No Load Equity Mutual Funds

Vanguard Total Stock Market Index [Domestic Stocks]VTSMX877-662-7447$34.478.56% (10-Yr. Avg.)
Global ResourcesPSPFX800-873-8637$17.6413.75% (10-Yr. Avg.)
Alpine International Real Estate Equity, Class YEGLRX888-785-5578$41.2512.72% (10-Yr. Avg.)
CGM FocusCGMFX800-345-4048$38.3819.29% (Avg. since inception, 9/3/97)
Fidelity CanadaFICDX800-343-3548$48.5913.21% (10-Yr. Avg.)
T. Rowe Price International DiscoveryPRIDX800-541-6066$52.0315.24% (10-Yr. Avg.)

I would be inclined for our own investing needs, were I beginning a new mutual fund portfolio now, to put about half of the equity portion into Vanguard Total Stock Market Index Fund, and one-fifth of the remaining equity investment into each of the other five stock mutual funds. Combined with the income portion, this overall portfolio should provide the investor reasonably good performance in favorable times and excellent downside protection when the financial arena is looking more bleak. (Investors should do their own research or seek advice from trusted financial consultants before determining the best funds, stocks, and other financial instruments or allocations for their unique circumstances.)

One caution is that this approach does not lend itself well to market trading. I would suggest holding any purchased assets for a year or more before potentially selling (if a valid reason then exists to do so).

Another warning is that, between now and 12/31/06, many mutual funds will credit accounts with significant dividends and capital gains. While a fund's share price will generally be lowered to compensate for these added amounts, so there may be no net performance gain, IRS treats these distributions in taxable accounts as income. So, it is often best to wait till the early part of the new year before investing in mutual funds that have not already made such year-end payments.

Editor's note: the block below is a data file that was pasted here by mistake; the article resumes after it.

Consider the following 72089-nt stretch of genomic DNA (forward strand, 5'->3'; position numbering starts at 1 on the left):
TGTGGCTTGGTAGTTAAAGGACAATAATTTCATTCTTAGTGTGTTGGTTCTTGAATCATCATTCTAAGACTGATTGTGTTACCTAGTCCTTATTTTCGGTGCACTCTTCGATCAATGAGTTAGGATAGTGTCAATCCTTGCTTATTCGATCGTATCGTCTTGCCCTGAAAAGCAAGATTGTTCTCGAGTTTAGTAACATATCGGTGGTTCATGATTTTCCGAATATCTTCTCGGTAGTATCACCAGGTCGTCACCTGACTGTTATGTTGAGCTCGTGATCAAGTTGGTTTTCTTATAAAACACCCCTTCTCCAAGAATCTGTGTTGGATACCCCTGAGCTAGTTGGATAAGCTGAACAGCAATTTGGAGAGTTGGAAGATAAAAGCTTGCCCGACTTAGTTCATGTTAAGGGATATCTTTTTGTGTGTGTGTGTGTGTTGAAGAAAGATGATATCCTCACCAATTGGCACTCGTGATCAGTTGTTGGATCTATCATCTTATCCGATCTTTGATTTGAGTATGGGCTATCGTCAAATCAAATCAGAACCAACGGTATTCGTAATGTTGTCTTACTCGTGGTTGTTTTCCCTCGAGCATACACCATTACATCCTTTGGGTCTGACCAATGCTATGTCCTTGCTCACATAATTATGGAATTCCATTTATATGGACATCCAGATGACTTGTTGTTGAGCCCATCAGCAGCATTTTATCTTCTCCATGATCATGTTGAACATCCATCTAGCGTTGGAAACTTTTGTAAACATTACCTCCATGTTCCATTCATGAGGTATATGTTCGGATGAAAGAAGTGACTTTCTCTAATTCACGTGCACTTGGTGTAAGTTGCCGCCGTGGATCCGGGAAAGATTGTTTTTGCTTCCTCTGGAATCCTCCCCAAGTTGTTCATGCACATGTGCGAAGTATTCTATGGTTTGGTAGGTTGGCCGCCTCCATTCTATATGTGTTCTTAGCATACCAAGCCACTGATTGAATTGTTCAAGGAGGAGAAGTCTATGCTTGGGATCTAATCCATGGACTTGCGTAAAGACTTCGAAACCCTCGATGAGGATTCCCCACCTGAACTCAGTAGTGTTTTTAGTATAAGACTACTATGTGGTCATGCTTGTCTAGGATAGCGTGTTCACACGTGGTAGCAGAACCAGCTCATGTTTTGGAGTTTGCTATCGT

To keep one's preferred asset allocation percentages in proper balance, I would suggest looking over the portfolio after a year, or thereafter once there has been a substantial rise or fall in the value of some of the holdings. Tax deferred accounts might be rebalanced more often, perhaps if part of the holdings have risen at least 5-10% above the intended percentage of the total, since of course in these accounts sales would not normally be taxable events.


Larry is not a professional. Don't take him seriously!

Actually, the investment article provided here is for general information only and should not be considered as professional advice, a solicitation to buy or sell any security, or the Word of God. Investors are encouraged to do their own research while considering their personal goals and circumstances, or consult their own professional financial advisors, before making investment decisions. Neither Larry nor LARVALBUG will be liable for any losses sustained by any visitor to this site.

(Disclosure statement: Larry and Val have holdings in some of the suggested assets but do not "make a market" in any of them and do not derive any direct benefit from recommending them, except perhaps for a bit of smug self-satisfaction.)